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Carmel Valley students conquer Channel swim with Arch Academy teams

Testing the waters in Dover, England. The Arch Academy Zombies braved the English Channel for a successful crossing, placing first and second against seven other teams. Courtesy photo

The water was a chilly 54 degrees, at times choppy, and swimmers had to dodge jellyfish, but the conditions did not deter the iron will of two relay swim teams who braved the English Channel to successfully complete the 22-mile crossing, placing first and second against seven other teams.

It was the culmination of years of open ocean training and the 12 students of San Diego’s Arch Academy, with one alternate — split into teams Zombie A and Zombie B — made the crossing in 13 hours 8 minutes, and 13 hours 4 minutes, respectively, on June 25, without wetsuits or fins.

They set out at 4 a.m. British Summer Time from Dover, England, and arrived in France around 6 p.m. local time. It was an incredible accomplishment for the teens — who named their swim teams The Zombie Patrol because of their pre-dawn wake-up times for practice swims at La Jolla Cove.

Each team member covered about a mile, completing two or three rotations that spanned the 22-mile English Channel from Dover to Calais, using rules laid down by the Channel Swimming Association.

While overseas, the students’ discipline included no calls home. Instead, a daily blog informed everyone of each day’s activities.

After the channel swim, Lisa Weinreb blogged that the team had had “an intense day both emotionally and physically. They are a little sunburned, a little stinky, and riding an incredible high from conquering the seemingly insurmountable goal they had set for themselves.”

The students trained for some of the week with two Australian teams, and part of the satisfaction of the win was beating both by about an hour.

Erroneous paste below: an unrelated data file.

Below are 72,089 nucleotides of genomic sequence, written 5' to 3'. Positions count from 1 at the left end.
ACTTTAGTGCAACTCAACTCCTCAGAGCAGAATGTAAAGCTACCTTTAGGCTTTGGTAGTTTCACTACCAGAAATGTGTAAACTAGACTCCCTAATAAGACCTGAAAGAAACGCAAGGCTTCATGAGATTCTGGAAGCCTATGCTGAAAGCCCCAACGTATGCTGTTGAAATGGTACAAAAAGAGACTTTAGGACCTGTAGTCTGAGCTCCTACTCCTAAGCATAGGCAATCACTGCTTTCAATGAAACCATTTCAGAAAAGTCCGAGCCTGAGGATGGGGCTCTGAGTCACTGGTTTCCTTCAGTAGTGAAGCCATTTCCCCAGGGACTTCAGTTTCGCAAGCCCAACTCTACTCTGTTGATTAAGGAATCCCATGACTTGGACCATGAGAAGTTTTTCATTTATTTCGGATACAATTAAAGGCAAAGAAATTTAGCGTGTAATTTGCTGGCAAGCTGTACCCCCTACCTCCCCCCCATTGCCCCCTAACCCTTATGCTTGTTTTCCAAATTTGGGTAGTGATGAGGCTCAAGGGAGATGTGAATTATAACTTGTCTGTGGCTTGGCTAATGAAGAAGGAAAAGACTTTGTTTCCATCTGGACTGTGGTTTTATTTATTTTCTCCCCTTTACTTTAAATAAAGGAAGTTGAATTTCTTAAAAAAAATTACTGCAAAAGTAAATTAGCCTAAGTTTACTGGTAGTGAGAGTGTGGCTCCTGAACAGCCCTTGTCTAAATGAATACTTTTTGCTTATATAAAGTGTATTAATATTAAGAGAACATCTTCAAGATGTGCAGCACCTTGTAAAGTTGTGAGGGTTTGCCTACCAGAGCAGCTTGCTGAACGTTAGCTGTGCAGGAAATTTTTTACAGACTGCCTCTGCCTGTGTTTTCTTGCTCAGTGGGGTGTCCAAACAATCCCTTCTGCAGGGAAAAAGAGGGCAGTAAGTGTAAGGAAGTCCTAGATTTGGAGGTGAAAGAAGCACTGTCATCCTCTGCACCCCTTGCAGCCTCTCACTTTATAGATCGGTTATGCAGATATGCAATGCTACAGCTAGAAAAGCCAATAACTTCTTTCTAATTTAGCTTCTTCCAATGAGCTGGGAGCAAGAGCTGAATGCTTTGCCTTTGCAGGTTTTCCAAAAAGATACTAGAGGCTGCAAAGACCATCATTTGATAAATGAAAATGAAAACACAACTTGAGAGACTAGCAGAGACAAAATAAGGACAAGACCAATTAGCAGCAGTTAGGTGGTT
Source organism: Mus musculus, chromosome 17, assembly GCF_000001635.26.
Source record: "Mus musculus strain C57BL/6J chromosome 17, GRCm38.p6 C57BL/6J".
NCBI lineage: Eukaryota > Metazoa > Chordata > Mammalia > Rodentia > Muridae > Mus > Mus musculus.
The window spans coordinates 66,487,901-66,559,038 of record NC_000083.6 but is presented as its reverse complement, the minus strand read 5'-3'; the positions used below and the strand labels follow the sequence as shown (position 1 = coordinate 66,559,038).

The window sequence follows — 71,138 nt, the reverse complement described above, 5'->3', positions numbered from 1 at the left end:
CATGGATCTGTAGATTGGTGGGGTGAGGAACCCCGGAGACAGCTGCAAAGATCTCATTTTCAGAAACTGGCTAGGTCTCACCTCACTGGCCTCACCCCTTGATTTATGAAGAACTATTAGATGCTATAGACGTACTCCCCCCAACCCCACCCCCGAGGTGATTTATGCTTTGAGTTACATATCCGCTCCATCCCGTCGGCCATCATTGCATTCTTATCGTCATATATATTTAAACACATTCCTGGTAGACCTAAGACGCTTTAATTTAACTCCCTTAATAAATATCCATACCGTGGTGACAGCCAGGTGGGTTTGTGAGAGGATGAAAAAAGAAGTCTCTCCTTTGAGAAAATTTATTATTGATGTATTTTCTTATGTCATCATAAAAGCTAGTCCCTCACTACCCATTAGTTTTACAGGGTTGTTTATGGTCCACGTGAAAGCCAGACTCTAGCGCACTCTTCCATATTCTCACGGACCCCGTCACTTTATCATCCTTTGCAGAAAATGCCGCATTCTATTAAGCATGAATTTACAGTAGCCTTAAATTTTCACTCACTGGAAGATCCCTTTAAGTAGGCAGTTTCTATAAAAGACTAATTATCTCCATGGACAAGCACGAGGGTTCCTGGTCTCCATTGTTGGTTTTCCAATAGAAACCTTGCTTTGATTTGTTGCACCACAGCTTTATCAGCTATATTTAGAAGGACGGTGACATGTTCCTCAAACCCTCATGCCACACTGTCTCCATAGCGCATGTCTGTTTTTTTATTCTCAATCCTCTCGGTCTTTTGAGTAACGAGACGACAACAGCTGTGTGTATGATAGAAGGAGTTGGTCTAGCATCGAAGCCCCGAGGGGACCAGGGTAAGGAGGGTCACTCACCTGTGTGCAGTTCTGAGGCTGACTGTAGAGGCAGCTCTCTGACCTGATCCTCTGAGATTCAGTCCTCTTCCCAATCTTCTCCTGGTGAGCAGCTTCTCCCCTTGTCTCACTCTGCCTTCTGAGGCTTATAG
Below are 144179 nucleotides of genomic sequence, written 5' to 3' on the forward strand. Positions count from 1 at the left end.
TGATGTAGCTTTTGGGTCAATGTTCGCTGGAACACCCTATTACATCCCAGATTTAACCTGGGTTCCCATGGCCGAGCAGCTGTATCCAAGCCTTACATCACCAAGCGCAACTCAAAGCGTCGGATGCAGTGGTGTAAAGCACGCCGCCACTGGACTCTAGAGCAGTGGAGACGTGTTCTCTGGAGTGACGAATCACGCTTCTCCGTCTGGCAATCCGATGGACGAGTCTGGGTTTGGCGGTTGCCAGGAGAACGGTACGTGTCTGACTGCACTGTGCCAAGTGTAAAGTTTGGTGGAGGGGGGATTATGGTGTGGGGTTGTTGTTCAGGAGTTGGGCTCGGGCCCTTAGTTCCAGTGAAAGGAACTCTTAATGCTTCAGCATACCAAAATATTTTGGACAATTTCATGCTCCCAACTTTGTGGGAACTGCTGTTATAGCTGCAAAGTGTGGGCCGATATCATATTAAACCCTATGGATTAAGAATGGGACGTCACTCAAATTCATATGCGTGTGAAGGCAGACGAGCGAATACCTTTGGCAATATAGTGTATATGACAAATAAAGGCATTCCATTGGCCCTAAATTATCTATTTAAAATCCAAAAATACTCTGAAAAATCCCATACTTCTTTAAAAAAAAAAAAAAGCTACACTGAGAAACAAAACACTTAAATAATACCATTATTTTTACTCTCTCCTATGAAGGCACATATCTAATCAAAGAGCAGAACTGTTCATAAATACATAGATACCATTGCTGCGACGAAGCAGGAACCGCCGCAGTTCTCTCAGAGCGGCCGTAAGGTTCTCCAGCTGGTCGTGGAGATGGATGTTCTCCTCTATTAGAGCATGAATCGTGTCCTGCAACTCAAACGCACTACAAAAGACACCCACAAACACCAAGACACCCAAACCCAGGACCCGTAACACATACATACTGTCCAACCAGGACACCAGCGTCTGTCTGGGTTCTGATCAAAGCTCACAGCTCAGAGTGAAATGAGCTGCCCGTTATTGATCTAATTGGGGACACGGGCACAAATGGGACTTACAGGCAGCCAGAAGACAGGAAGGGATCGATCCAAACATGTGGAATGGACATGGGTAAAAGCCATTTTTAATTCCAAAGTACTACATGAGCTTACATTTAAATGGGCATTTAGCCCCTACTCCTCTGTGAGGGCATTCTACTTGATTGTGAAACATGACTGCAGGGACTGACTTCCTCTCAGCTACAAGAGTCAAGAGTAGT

Making all of this possible was Arch Academy, a Kearny Mesa-based school that welcomes students with autism, ADHD, bipolar disorder, anxiety, substance abuse and learning disabilities. The private school serves K-12 students “who are not flourishing in other schools,” according to its website.

The school, co-founded by Cheryl Zak and Art Aragon in 1996, and then called RESCU, has a curriculum that includes swim lessons.

Zak, a licensed clinical social worker, was also a medalist for the swim team at her alma mater, Ohio State University, and is able to coach her students well.

Carmel Valley resident Blair Lindberg until recently had two of her children, Betzi and Paul, at Arch Academy. Betzi is a graduate heading to the College of the Atlantic in Bar Harbor, Maine, while Paul will be entering his senior year in the fall.

Students swam 150 laps, three times a week at Santee YMCA to train. This led to ocean swims of one, two or four miles; as students improved, their names went on a plaque. “The kids worked hard to achieve this recognition,” said Lindberg.

Stepping up their game, students then trained for a year to swim the choppy, cold bay water from Alcatraz Island to San Francisco, which they completed in June 2014. In August, they swam the 22 miles from Catalina Island to Palos Verdes.

All team members’ names were added to the Doorway of Fame in the White Horse pub in Dover, and each received a medal adding to the list of former Channel swimmers.

“We fought tall waves, jellyfish, currents, fatigue, cold, fear, frustration, and avoidance, sometimes all in a single practice, and we helped each other through it,” wrote Betzi. “Through this experience I believe that we have gained an invaluable intrinsic self-motivation.”

While this was a swim adventure for the teams, it was also a life lesson, commented Lindberg. “Paul is opening his eyes in ways he’s never done before, which is exactly why the school takes them on these international trips,” she said. “The trips also help the kids open up their eyes to themselves.”

To learn more about Arch Academy, visit https://www.archacademysandiego.com.


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